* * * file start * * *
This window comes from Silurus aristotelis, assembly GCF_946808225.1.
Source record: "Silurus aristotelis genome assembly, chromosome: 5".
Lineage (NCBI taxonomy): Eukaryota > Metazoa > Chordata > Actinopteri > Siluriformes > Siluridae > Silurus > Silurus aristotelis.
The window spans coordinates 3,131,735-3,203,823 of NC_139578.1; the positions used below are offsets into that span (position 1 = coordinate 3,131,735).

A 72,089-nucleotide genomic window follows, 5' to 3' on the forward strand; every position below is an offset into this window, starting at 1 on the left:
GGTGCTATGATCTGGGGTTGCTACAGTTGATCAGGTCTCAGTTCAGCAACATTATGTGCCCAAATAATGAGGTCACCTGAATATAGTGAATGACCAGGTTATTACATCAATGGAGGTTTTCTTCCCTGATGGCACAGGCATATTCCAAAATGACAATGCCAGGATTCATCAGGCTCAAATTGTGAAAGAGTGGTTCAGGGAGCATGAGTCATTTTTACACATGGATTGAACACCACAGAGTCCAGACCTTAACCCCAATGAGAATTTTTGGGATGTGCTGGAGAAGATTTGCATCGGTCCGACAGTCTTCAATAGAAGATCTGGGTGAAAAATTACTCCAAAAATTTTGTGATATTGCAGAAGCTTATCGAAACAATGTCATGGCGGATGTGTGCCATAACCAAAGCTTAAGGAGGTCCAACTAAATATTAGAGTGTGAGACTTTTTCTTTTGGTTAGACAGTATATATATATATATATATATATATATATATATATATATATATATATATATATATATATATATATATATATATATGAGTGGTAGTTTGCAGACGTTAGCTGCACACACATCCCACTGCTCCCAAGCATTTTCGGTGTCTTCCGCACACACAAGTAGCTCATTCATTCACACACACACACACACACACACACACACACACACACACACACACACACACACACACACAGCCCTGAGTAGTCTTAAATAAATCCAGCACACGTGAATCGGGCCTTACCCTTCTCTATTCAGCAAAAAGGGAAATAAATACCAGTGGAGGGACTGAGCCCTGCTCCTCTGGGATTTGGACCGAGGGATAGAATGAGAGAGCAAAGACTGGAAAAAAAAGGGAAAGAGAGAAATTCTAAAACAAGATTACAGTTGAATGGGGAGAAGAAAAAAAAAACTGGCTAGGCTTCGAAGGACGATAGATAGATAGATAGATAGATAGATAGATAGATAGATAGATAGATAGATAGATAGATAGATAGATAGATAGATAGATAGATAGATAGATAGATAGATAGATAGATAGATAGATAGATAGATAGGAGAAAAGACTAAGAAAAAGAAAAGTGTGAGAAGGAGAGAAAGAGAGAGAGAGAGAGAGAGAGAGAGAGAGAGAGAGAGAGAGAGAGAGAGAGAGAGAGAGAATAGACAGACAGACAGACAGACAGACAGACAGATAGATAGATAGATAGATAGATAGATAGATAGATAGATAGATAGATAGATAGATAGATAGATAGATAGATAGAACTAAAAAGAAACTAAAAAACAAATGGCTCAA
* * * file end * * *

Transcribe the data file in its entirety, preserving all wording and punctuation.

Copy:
This window comes from Silurus aristotelis, assembly GCF_946808225.1.
Source record: "Silurus aristotelis genome assembly, chromosome: 5".
Lineage (NCBI taxonomy): Eukaryota > Metazoa > Chordata > Actinopteri > Siluriformes > Siluridae > Silurus > Silurus aristotelis.
The window spans coordinates 3,131,735-3,203,823 of NC_139578.1; the positions used below are offsets into that span (position 1 = coordinate 3,131,735).

A 72,089-nucleotide genomic window follows, 5' to 3' on the forward strand; every position below is an offset into this window, starting at 1 on the left:
GGTGCTATGATCTGGGGTTGCTACAGTTGATCAGGTCTCAGTTCAGCAACATTATGTGCCCAAATAATGAGGTCACCTGAATATAGTGAATGACCAGGTTATTACATCAATGGAGGTTTTCTTCCCTGATGGCACAGGCATATTCCAAAATGACAATGCCAGGATTCATCAGGCTCAAATTGTGAAAGAGTGGTTCAGGGAGCATGAGTCATTTTTACACATGGATTGAACACCACAGAGTCCAGACCTTAACCCCAATGAGAATTTTTGGGATGTGCTGGAGAAGATTTGCATCGGTCCGACAGTCTTCAATAGAAGATCTGGGTGAAAAATTACTCCAAAAATTTTGTGATATTGCAGAAGCTTATCGAAACAATGTCATGGCGGATGTGTGCCATAACCAAAGCTTAAGGAGGTCCAACTAAATATTAGAGTGTGAGACTTTTTCTTTTGGTTAGACAGTATATATATATATATATATATATATATATATATATATATATATATATATATATATATATATATATATATATATATGAGTGGTAGTTTGCAGACGTTAGCTGCACACACATCCCACTGCTCCCAAGCATTTTCGGTGTCTTCCGCACACACAAGTAGCTCATTCATTCACACACACACACACACACACACACACACACACACACACACACACACACACACACACACAGCCCTGAGTAGTCTTAAATAAATCCAGCACACGTGAATCGGGCCTTACCCTTCTCTATTCAGCAAAAAGGGAAATAAATACCAGTGGAGGGACTGAGCCCTGCTCCTCTGGGATTTGGACCGAGGGATAGAATGAGAGAGCAAAGACTGGAAAAAAAAGGGAAAGAGAGAAATTCTAAAACAAGATTACAGTTGAATGGGGAGAAGAAAAAAAAAACTGGCTAGGCTTCGAAGGACGATAGATAGATAGATAGATAGATAGATAGATAGATAGATAGATAGATAGATAGATAGATAGATAGATAGATAGATAGATAGATAGATAGATAGATAGATAGATAGATAGATAGATAGATAGATAGGAGAAAAGACTAAGAAAAAGAAAAGTGTGAGAAGGAGAGAAAGAGAGAGAGAGAGAGAGAGAGAGAGAGAGAGAGAGAGAGAGAGAGAGAGAGAGAGAGAGAATAGACAGACAGACAGACAGACAGACAGACAGATAGATAGATAGATAGATAGATAGATAGATAGATAGATAGATAGATAGATAGATAGATAGATAGATAGATAGAACTAAAAAGAAACTAAAAAACAAATGGCTCAA